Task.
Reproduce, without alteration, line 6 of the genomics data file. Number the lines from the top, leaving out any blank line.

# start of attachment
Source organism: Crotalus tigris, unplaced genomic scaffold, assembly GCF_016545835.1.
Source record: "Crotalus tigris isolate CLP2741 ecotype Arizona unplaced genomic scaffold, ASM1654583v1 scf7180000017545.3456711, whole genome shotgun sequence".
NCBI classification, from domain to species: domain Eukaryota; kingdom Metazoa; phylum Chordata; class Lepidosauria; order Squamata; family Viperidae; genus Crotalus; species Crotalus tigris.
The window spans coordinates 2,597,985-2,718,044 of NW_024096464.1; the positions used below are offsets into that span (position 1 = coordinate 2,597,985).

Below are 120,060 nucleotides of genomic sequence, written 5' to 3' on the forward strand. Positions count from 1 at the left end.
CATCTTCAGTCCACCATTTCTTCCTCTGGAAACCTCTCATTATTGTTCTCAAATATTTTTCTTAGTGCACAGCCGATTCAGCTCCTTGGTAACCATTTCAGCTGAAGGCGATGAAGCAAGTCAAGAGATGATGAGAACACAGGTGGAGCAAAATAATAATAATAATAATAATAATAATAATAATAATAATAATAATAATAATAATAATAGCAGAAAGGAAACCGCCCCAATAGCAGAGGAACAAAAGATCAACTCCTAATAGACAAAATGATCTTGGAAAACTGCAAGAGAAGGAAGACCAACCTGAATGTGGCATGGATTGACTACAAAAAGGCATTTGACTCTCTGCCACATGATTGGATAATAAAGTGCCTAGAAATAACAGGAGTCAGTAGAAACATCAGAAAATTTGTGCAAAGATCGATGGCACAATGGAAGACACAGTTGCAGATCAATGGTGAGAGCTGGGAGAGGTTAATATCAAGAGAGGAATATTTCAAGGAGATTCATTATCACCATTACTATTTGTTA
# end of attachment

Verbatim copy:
CATCTTCAGTCCACCATTTCTTCCTCTGGAAACCTCTCATTATTGTTCTCAAATATTTTTCTTAGTGCACAGCCGATTCAGCTCCTTGGTAACCATTTCAGCTGAAGGCGATGAAGCAAGTCAAGAGATGATGAGAACACAGGTGGAGCAAAATAATAATAATAATAATAATAATAATAATAATAATAATAATAATAATAATAATAATAGCAGAAAGGAAACCGCCCCAATAGCAGAGGAACAAAAGATCAACTCCTAATAGACAAAATGATCTTGGAAAACTGCAAGAGAAGGAAGACCAACCTGAATGTGGCATGGATTGACTACAAAAAGGCATTTGACTCTCTGCCACATGATTGGATAATAAAGTGCCTAGAAATAACAGGAGTCAGTAGAAACATCAGAAAATTTGTGCAAAGATCGATGGCACAATGGAAGACACAGTTGCAGATCAATGGTGAGAGCTGGGAGAGGTTAATATCAAGAGAGGAATATTTCAAGGAGATTCATTATCACCATTACTATTTGTTA